It remains very much unclear how important internet of things revenue will be for most mobile operators building 5G networks. And one big problem is that opportunities “up the stack,” beyond connectivity, will be highly fragmented. And highly-fragmented opportunities are difficult for telcos that require scale to justify their involvement.
It is possible revenue contribution will be significant globally, but not for every service provider, in every country.
To illustrate, the GSMA now estimates that internet of things connectivity revenue will represent only about five percent of total IoT revenues. Of course, if X is huge, five percent of X could be a significant number.
Keep in mind that much IoT spending will come in the form of IoT devices and installation services, platforms, apps and other services.
GSMA also believes IoT total revenue will be about $1.1 trillion a year in 2025. That is significant as the present size of the mobile service provider revenue stream is about $1.2 trillion.
So if you assume the global mobile service provider business produces about $1.2 trillion in annual revenue, and if IoT can be grown to represent five percent of revenue, that would suggest potential upside, globally, of perhaps $50 billion. That might be significant in some markets, but is likely to generate relatively paltry amounts for most.
For most communications service providers (fixed network, mobile, low power wide area, Wi-Fi), the internet of things market could represent incremental revenue, though not necessarily from direct connection revenue. To seize more of the value, service providers will have to move beyond connectivity, in most cases.
That will not be easy.
Platforms, applications and services segment will represent 68 percent of total revenue by 2025, the GSMA now predicts (includes the value of cloud computing services; data analytics; security; system integration).
Ask yourself how easy you think it will be for a mobile service provider to create, develop or buy a big platform, app or services business.
Managed services and consulting will account for the remaining 27 per cent share of total IoT revenue by 2025. Same question: how difficult will it be for a telco to create or acquire a big managed services or consulting business?
If you assume that only a big, global telco can consider becoming a platform or app provider (supplying a full vertical market application or solution), then the other alternatives are to buy or become a systems integration, installation and consulting operation in one or more IoT areas.
For those of you with long memories, that sounds a lot like the information technology system integration business. And that has been a tough nut to crack, for telcos.
For starters, the system integration business is fragmented. Specialists in each vertical market tend to do better than generalists. And there is competition from the suppliers of hardware, software and solutions as well, who arguably are best placed to know how to activate their own systems and make them interoperate with the legacy computing environment in each vertical.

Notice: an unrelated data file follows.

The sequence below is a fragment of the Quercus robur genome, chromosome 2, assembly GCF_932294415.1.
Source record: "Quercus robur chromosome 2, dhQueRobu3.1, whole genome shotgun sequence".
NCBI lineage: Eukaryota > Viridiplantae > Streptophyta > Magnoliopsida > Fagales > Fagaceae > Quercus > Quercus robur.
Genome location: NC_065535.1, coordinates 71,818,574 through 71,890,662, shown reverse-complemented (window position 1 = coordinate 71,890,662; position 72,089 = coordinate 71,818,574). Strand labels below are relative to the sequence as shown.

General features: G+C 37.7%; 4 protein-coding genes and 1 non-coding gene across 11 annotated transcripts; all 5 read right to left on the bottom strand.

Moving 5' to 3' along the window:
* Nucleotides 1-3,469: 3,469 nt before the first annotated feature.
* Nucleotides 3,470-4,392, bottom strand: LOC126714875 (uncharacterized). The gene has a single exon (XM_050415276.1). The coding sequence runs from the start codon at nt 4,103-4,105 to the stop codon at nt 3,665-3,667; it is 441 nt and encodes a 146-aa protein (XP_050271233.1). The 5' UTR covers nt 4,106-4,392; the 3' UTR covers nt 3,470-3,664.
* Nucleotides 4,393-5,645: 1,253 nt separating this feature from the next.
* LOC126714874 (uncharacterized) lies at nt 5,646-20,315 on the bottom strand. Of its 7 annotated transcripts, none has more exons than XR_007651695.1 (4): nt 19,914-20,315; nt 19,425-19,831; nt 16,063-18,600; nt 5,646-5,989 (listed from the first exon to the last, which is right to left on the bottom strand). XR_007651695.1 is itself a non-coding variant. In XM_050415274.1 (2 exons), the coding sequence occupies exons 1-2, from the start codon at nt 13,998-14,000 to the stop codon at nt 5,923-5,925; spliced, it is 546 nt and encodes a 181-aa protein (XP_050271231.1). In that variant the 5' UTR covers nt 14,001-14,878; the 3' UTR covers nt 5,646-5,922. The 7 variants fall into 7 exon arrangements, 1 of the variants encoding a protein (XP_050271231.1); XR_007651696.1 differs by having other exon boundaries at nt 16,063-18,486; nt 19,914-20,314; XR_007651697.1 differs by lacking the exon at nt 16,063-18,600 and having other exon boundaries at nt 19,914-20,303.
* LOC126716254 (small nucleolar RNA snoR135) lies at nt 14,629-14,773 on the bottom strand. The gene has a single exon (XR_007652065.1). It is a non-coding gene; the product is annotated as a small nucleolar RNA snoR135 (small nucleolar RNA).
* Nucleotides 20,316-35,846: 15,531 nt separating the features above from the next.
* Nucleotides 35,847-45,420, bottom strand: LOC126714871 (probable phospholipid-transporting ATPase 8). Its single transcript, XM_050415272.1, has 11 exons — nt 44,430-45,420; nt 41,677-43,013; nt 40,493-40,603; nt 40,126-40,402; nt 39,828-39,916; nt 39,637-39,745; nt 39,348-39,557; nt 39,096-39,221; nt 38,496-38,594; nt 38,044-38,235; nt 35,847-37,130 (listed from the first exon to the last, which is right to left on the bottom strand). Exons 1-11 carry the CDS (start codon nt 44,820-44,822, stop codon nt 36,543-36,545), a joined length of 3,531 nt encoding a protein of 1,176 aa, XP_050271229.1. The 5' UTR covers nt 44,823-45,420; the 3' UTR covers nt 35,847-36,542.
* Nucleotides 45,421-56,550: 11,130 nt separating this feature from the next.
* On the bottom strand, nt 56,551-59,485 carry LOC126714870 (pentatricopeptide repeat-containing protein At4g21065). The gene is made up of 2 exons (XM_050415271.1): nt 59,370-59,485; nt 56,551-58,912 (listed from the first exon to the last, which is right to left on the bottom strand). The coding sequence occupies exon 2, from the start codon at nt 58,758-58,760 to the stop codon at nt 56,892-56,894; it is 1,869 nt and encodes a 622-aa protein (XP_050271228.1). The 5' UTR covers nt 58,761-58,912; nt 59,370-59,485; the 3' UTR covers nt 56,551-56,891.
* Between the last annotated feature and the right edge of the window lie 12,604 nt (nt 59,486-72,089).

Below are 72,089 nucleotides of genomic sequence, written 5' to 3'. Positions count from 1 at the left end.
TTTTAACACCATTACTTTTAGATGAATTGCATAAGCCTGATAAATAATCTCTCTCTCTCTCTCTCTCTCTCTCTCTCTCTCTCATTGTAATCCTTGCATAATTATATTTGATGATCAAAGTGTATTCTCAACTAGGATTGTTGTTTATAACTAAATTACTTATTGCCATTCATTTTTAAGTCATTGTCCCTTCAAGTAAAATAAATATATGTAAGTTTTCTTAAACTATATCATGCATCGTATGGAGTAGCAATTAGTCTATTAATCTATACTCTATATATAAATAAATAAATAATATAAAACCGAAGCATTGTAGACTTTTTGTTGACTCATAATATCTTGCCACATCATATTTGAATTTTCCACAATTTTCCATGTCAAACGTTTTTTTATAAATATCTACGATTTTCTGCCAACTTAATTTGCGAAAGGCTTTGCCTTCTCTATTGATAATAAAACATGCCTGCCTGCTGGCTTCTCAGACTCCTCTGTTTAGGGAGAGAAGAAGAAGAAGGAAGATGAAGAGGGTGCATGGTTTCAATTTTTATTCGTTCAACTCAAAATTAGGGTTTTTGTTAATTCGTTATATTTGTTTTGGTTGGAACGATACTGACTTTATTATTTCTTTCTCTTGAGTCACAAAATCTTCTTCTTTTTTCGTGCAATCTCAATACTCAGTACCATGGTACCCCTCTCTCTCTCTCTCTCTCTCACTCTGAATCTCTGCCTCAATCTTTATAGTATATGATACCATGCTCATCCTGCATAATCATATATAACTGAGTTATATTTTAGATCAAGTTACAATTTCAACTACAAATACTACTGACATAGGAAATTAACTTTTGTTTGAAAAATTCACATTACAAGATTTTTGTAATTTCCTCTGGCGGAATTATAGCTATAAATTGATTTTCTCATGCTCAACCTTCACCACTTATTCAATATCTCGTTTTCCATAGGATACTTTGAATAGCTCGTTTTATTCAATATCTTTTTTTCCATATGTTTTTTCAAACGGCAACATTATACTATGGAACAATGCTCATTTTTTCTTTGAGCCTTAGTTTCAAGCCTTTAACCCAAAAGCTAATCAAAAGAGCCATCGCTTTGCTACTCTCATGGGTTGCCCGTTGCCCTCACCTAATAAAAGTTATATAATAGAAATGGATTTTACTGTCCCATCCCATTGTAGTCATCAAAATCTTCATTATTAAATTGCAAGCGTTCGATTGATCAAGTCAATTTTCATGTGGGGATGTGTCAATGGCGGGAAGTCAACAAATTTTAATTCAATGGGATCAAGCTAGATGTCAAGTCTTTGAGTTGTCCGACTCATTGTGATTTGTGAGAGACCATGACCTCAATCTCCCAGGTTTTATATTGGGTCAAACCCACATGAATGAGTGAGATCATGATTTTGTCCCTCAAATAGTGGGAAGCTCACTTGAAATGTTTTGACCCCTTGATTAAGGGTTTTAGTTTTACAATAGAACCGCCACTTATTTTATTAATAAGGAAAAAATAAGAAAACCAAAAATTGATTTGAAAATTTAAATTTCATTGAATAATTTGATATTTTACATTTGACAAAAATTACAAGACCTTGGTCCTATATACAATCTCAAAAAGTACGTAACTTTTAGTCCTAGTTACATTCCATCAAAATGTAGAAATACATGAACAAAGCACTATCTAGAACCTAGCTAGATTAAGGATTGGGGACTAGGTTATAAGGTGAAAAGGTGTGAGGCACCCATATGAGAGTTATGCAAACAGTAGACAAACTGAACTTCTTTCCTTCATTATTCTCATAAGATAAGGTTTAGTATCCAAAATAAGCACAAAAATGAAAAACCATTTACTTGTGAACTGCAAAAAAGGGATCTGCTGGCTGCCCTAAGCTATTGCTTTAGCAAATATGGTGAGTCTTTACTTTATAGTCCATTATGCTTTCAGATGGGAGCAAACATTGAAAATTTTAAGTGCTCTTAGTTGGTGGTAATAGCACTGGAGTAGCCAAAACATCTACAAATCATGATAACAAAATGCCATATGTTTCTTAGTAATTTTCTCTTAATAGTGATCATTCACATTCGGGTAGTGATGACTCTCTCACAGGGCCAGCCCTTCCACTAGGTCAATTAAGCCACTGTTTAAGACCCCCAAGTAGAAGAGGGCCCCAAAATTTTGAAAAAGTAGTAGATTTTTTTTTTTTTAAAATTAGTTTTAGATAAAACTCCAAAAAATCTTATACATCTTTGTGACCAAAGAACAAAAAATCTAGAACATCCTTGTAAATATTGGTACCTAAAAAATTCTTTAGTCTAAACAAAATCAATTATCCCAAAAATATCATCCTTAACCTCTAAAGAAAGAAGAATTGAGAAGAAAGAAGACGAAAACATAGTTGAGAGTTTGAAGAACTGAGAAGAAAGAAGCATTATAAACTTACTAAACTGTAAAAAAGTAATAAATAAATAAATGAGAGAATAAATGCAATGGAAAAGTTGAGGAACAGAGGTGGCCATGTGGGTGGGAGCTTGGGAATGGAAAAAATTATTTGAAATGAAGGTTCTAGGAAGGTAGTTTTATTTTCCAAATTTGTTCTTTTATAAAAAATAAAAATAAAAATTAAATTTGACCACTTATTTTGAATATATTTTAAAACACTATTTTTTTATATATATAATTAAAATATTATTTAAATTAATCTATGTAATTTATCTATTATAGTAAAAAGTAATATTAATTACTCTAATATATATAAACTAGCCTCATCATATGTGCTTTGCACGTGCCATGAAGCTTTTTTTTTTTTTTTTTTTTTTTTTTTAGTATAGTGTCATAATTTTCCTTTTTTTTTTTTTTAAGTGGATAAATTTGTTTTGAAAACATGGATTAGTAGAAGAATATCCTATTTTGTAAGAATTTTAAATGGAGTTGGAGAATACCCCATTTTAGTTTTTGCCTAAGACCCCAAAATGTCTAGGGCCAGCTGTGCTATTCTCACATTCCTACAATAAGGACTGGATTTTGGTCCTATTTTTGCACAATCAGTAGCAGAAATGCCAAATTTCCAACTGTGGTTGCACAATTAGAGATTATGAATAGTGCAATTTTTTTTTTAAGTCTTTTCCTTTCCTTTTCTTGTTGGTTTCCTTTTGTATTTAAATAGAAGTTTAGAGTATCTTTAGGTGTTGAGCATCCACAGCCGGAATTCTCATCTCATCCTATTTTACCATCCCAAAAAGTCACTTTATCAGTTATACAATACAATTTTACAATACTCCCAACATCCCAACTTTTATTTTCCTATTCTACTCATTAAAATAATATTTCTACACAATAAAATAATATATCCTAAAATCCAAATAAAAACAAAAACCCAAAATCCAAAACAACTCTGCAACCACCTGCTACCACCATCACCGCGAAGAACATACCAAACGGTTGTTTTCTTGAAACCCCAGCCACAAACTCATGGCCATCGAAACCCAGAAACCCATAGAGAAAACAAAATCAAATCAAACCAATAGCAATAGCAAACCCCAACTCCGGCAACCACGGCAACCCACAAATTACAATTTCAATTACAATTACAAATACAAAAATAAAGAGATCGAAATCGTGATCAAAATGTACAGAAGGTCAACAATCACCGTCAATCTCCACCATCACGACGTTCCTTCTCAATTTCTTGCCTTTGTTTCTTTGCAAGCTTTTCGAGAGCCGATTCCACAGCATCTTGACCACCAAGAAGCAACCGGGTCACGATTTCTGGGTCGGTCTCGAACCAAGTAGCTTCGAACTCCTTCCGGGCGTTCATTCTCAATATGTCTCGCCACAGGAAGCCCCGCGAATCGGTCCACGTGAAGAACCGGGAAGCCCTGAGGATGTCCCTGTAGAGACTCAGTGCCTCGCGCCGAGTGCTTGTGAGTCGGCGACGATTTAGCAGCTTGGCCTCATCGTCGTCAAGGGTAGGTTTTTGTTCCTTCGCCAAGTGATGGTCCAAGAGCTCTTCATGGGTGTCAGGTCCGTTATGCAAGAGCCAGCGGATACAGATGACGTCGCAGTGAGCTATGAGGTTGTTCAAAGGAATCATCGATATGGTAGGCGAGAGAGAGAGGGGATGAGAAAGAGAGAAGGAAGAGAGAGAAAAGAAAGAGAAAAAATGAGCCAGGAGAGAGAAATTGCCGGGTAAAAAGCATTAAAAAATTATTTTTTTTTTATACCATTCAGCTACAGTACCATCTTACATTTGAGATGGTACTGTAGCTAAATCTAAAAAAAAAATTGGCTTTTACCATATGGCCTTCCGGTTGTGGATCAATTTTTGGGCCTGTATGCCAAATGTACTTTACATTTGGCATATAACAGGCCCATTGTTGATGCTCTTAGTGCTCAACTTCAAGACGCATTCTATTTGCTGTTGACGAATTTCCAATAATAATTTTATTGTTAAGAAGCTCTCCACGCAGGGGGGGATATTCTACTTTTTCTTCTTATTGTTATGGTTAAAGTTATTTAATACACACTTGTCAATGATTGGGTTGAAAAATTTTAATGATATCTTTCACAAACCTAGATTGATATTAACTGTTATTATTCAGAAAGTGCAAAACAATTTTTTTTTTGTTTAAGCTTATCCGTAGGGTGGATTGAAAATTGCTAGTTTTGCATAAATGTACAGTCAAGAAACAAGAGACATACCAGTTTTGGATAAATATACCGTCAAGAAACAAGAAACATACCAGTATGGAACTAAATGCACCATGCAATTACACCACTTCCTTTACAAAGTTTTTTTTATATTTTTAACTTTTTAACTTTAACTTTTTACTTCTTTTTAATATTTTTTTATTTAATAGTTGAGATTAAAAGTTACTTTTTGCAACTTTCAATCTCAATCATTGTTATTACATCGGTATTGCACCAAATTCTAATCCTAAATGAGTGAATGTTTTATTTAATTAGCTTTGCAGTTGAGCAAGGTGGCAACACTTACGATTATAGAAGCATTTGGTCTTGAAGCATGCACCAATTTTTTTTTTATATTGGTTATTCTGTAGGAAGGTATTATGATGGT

And fragmented markets tend to be smaller. That is a big problem for any firm that has to operate at scale to reap financial returns. Even in the enterprise space, telcos are not natural suppliers. In the small business and much of the mid-market segments of the market, channel partners are the only way to address the integration task, to say nothing of sales.
It is not impossible; just difficult. Many would have argued there is no way telcos would succeed in video, much less as participants in the content creation business or advertising, and yet that is where telcos are going, in part. Perhaps the model is Comcast.
Many did not believe cable TV operators, as distributors, could master the content business. And yet Comcast has done so. Among the keys to success is to avoid smashing the “up the stack” businesses into a telco mold.
In other words, let the managers of the “up the stack” businesses run their operations independently. In the past, many telco efforts have failed because they were thought to require “integration into the mothership” and that way of doing things.
A successful IoT system integration, platform or app business will have to allow customers to use any connectivity suppliers they choose, for example.
Also, no matter how many billions of internet of things sensors you believe will be in service by 2025, a great proportion are likely to generate zero direct revenue, as they will use Wi-Fi or some other short-range communications network.
Obviously, the greatest area of use case suitability for mobile operators are those applications where sensors must communicate from moving vehicles.
Where connections to mobile or other IoT-specific networks are used, the annual revenue could be as little as US$1 a year. Even in volume, that will not drive a lot of incremental service provider revenue.